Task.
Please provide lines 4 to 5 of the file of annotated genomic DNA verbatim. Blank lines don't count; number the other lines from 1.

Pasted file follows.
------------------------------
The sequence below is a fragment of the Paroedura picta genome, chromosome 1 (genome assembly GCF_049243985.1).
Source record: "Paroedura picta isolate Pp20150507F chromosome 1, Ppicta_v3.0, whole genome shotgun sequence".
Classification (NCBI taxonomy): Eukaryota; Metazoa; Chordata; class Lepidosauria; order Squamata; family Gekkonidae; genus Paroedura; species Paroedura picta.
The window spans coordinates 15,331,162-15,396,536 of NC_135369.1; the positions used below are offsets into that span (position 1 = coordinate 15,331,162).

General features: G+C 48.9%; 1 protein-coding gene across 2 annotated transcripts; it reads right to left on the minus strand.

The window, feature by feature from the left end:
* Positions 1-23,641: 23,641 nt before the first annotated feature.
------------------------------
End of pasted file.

The window spans coordinates 15,331,162-15,396,536 of NC_135369.1; the positions used below are offsets into that span (position 1 = coordinate 15,331,162).

General features: G+C 48.9%; 1 protein-coding gene across 2 annotated transcripts; it reads right to left on the minus strand.